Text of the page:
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Being in a relationship with an alcoholic is stressful and difficult. It’s important to know what you need to do to take care of yourself.

During her TED talk in April of 2017, bestselling author Anne Lamott observed that, “Almost everything will work again if you unplug it for a few minutes, including yourself.” Times of crisis often catapult people into fifth gear. Instead, it is useful to shift down, take a breath, and make sure that you have adequately cared for yourself. This will help you offer care to others. This principle is true in many crisis situations, including when a spouse struggles with addiction to alcohol or other substances.

Alcoholism and the Family

Alcoholism, like many addictions, does not just impact the user. Partners and children are also affected. A user may feel conflict and shame over their use, and a partner often shares in those emotions. Even more, a partner can feel like they have failed the other. Attempts to solve the problem in isolation, or to hide the addiction, typically fail.

Children of alcoholic parents cope in different ways. A child may feel like they are the cause of the addiction and inherit guilt and shame. They may bury the pain, only for it to return later in life. Other children step into the authority and responsibility that the using parent neglects – much like a partner would – and leave little time or energy to care for themselves.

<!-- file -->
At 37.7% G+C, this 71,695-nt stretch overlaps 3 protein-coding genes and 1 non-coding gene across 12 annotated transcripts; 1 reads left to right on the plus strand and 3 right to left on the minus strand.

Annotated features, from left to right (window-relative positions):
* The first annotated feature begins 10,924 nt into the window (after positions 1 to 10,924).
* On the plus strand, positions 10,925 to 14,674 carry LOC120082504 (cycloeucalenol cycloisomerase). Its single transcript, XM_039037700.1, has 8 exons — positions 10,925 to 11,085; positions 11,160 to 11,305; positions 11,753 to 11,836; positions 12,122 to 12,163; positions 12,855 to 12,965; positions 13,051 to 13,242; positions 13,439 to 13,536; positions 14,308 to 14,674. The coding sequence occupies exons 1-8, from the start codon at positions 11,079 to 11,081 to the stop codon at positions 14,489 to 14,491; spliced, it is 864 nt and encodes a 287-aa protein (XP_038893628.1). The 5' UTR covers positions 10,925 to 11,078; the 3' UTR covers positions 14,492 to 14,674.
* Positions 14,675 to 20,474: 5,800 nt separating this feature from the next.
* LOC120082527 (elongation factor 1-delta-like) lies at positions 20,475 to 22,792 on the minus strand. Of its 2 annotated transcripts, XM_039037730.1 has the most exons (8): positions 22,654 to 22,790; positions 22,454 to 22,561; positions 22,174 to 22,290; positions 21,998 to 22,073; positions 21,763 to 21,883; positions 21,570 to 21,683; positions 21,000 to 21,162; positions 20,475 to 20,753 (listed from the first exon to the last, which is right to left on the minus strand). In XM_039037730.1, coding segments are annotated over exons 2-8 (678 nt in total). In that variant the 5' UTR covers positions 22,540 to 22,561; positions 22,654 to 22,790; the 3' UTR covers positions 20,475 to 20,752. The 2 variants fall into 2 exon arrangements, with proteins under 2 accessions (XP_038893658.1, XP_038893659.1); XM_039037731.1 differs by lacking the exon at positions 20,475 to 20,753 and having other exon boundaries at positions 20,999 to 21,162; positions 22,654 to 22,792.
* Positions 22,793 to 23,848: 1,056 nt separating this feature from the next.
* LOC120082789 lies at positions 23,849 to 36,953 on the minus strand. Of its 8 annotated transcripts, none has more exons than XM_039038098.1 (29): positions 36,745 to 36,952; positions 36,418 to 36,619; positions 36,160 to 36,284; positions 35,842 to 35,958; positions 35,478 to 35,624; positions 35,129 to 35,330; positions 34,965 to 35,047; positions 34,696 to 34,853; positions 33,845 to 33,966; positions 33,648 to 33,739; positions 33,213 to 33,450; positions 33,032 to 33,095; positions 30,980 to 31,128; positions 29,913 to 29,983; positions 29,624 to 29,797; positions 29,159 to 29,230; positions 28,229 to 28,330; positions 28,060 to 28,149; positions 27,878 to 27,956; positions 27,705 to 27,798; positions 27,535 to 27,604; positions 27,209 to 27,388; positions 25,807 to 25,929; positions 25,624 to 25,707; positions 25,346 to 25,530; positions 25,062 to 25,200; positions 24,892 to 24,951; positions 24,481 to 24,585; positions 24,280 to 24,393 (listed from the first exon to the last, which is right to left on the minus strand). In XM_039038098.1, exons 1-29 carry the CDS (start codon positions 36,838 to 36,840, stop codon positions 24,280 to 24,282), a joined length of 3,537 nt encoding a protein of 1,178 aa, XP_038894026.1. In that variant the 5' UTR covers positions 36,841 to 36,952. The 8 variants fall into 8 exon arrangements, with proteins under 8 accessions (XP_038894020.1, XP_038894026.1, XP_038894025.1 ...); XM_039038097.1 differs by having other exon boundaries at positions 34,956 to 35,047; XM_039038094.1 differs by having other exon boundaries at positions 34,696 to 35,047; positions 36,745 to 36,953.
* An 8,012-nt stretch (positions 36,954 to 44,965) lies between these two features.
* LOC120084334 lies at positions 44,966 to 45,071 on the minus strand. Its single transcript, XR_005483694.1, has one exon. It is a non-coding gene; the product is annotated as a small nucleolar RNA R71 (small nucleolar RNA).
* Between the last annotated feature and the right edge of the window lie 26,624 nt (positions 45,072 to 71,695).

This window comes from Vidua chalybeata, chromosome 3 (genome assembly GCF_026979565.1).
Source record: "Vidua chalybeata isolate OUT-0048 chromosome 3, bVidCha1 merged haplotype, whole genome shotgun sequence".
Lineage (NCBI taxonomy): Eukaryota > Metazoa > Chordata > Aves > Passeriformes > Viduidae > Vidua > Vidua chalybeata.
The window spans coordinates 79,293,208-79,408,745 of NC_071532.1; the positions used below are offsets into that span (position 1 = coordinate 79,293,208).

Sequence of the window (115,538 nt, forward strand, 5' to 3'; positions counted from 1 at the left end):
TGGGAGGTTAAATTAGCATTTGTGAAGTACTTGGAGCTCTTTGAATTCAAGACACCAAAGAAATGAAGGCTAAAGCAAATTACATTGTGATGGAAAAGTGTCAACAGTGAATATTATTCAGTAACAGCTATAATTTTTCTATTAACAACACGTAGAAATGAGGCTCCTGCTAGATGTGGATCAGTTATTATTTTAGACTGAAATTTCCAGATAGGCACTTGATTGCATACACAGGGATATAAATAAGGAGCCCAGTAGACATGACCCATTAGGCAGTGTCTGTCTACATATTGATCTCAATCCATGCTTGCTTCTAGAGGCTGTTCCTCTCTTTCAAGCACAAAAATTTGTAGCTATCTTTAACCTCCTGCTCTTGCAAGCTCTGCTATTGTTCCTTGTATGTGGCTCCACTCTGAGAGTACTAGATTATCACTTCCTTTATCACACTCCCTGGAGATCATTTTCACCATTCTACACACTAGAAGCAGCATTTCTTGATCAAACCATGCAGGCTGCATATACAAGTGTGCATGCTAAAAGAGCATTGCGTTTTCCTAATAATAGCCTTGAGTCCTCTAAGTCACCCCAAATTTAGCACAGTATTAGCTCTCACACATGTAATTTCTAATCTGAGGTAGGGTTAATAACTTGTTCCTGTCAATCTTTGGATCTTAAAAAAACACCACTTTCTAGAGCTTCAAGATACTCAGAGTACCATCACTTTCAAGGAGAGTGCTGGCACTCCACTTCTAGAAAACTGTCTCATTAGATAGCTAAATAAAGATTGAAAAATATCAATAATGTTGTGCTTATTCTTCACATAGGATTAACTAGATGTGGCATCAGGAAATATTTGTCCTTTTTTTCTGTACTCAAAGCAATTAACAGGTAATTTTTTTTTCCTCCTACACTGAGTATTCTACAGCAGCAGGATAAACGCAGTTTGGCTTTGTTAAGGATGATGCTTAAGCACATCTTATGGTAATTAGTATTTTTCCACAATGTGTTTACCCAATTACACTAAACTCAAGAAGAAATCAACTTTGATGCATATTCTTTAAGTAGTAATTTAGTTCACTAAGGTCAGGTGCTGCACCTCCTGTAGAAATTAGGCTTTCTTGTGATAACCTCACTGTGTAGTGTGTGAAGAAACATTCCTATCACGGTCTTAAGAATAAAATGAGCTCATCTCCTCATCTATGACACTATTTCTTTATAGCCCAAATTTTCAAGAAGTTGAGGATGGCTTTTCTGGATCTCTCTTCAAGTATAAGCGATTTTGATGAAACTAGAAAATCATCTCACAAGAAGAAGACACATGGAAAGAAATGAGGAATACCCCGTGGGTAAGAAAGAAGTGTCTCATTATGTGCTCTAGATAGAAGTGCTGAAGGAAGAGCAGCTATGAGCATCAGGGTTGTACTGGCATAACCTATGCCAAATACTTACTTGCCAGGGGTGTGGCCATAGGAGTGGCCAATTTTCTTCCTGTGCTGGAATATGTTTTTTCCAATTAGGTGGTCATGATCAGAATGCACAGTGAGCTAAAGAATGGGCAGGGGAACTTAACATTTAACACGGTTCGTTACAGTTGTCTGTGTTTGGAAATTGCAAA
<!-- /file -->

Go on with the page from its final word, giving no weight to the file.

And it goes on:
[External Resource: How Drink Can Affect Families]

Taking Care of You

You’ve decided to care for yourself. Now what? There are several options. One of the most well-known organizations is called Al-Anon. The organization is not run by Alcoholics Anonymous (AA), but there is close cooperation between the two. Al-Anon offers a variety of programs for friends and family of an alcoholic, from conferences to local face-to-face meetings, and even virtual support meetings.

[External Resource: Al-Anon Family Groups]

If your partner is also seeking treatment, there may be additional resources available to you.  Organizations which offer addiction treatment often include programs focused on familial support. This can be a great opportunity to attend therapy or groups with the addicted individual and process treatment as a couple or as a family.

The Next Step

If you are the partner of someone dealing with addiction to alcohol, it’s okay to seek help for yourself. You cannot do it on your own. Step away from any anger or shame that you may be feeling and give yourself permission to take care of yourself. Visit the Al-Anon website or talk to a qualified professional near you.

Talk About It
  1. What is your initial reaction to this topic? What jumped out at you?
  2. Read the following forum post from the Al-Anon Forum: I Learned I Am Not Alone.  Do you feel alone in dealing with your alcoholic partner?  Explain.
  3. What emotions do you feel when you allow yourself to think about your partner’s alcoholism? How do you interact with those feelings?
  4. Why is alcoholism referred to as a “family disease?” In what ways have you seen alcoholism affect marriages? Kids?
  5. What are the dangers of not addressing these issues?
  6. Plan your next step. Write down a firm goal that includes a deadline for either finding a counselor, or establishing a connection with Al-Anon or a similar group.
  7. Write a personal action step based on this conversation.
This topic is adapted from the Howcast YouTube channel. Written content for this topic by John Meade.